The IWG authors of the new statement are among the most recognizable, independent leaders in the public health, medicine, legal and communications fields:
Barry R. Bloom Ph.D., Professor and Dean Emeritus, Harvard School of Public Health
Ayman El-Mohandes, MD, MPH, Dean, CUNY Graduate School of Public Health and Health Policy
Jonathan Fielding, MD, MPH, MPA, Distinguished Professor of Health Policy and Management and Distinguished Professor of Pediatrics, UCLA
Lawrence O. Gostin, JD, University Professor, Founding O’Neill Chair in Global Health Law, Georgetown University
James G. Hodge, JD LLM, Professor of Public Health Law and Ethics, Sandra Day O’Connor College of Law, Arizona State University
Peter Hotez, MD, Ph.D. Dean, National School of Tropical Medicine, Baylor College of Medicine
Ann Kurth, Ph.D., RN, MPH, Dean and Professor, Yale University School of Medicine
Heidi J. Larson, Ph.D., Professor of Anthropology, Risk and Decision Science, London School of Hygiene and Tropical Medicine
Joanna Nurse, BMed, MPH, MSc, Ph.D., Professor of Planetary Health, Southampton University
Saad B. Omer, MBBS, MPH, Ph.D., William H. Foege Professor of Global Health, Professor of Epidemiology and Pediatrics, Emory University
Walter A. Orenstein, MD, DSc (Hon), Professor of Medicine, Pediatrics, Global Health and Epidemiology, Emory University
Kenneth H. Rabin, Ph.D., Health Communications Consultant and Special Projects Editor, Journal of Health Communication: International Perspectives
Scott C. Ratzan, MD, MPA, MA, Senior Fellow, Harvard Kennedy School, Senior Scholar, CUNY Graduate School of Public Health and Health Policy, Editor-in-Chief, Journal of Health Communication: International Perspectives
Daniel Salmon, Ph.D., MPH, Professor and Director, Institute for Vaccine Safety, Johns Hopkins School of Public Health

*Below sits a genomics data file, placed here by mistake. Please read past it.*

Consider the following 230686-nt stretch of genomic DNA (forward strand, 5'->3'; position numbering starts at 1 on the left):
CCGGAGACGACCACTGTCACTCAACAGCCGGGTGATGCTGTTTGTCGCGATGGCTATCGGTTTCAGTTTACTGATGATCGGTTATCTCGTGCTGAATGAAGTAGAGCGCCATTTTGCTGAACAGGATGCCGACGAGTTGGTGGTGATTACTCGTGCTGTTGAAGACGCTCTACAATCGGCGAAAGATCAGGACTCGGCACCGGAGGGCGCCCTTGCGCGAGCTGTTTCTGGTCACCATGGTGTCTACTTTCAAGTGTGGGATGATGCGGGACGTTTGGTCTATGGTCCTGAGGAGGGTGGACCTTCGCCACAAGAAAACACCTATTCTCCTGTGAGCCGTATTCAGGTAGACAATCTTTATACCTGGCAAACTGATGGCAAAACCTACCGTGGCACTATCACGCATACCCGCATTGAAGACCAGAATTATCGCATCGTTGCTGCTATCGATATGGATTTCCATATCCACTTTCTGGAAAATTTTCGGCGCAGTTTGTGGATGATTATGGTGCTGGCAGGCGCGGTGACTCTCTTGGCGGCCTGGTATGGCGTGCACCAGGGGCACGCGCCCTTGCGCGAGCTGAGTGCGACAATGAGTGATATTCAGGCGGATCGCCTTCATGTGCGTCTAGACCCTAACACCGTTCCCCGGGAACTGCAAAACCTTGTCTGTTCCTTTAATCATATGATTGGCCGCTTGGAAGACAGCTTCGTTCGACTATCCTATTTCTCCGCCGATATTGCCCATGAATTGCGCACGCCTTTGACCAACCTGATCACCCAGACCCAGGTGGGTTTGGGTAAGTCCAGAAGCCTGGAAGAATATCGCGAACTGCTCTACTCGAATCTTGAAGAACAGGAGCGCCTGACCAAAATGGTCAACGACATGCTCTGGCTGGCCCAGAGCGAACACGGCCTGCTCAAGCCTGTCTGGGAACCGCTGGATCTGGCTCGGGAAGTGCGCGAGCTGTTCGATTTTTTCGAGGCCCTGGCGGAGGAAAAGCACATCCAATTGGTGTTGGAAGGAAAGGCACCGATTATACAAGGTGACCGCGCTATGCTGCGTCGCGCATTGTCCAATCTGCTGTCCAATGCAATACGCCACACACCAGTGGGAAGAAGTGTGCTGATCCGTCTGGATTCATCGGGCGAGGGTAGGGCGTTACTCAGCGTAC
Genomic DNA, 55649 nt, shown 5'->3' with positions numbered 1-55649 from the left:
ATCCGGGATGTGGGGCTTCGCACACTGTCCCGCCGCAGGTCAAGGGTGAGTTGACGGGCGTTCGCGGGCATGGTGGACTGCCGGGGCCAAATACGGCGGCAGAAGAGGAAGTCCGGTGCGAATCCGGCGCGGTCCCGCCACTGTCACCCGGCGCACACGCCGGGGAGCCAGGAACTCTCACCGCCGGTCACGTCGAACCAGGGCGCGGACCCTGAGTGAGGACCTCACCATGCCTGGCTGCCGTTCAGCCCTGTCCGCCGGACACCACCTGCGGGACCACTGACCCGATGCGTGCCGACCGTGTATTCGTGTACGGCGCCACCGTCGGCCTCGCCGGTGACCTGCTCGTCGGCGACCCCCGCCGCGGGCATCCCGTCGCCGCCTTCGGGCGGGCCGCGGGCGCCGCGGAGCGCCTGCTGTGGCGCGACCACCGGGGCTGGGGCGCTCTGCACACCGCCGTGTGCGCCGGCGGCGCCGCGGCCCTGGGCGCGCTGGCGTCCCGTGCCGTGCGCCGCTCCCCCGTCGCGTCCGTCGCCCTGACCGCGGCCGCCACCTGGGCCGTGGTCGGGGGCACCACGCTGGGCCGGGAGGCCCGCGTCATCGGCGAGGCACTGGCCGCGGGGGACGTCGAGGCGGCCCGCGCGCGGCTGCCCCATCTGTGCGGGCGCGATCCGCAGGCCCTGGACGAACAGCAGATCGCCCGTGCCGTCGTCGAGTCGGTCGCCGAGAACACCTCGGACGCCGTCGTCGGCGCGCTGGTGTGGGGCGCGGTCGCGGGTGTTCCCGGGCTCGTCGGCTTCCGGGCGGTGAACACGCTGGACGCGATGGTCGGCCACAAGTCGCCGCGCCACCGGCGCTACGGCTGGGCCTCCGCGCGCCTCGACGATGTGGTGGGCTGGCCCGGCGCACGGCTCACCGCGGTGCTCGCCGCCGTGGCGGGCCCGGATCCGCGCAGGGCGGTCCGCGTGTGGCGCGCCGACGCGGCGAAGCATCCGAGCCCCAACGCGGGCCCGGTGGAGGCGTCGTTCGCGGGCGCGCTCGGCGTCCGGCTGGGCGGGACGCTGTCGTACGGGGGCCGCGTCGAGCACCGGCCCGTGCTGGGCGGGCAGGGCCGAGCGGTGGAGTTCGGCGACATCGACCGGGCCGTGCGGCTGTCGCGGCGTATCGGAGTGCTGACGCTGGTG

Taylor and Francis Group
Saskia Kovandzich – Taylor and Francis Group
The image is in the public domain.
Original Research: Open access
“The Salzburg Statement on Vaccination Acceptance”. Scott C. Ratzan, Barry R. Bloom, Ayman El-Mohandes, Jonathan Fielding, Lawrence O. Gostin, James G. Hodge, Peter Hotez, Ann Kurth, Heidi J. Larson, Joanna Nurse, Saad B. Omer, Walter A. Orenstein, Daniel Salmon & Kenneth Rabin.
Journal of Health Communication. doi:10.1080/10810730.2019.1622611
The Salzburg Statement on Vaccination Acceptance
Immunization represents one of the greatest public health achievements. Vaccines save lives, make communities more productive and strengthen health systems. They are critical to attaining the UN Sustainable Development Goals. Vaccination also represents value for investment in public health. It is undisputedly one of the most cost-effective ways of avoiding disease, each year preventing 2–3 million deaths globally.
We the concerned scientists, public health professionals, physicians, and child health advocates issue this Salzburg Statement along with the International Working Group on Vaccination and Public Health Solutions, proclaiming our unwavering commitment to universal childhood vaccination, and our pledge to support the development, testing, implementation, and evaluation of new, effective, and fact-based communication programs.
Our goal is to explain vaccinations to parents or caregivers, answer their questions, address their concerns, and maintain public confidence in the personal, family and community protection that childhood vaccines provide. Every effort will also be made to communicate the dangers associated with these childhood illnesses to parents and communities since this information seems to have been lost in the present-day narrative. While vaccine misinformation has led to serious declines in community vaccination rates that require immediate attention, in other communities, particularly in low-income countries, issues such as lack of access. and unstable supply of vaccines need to be addressed.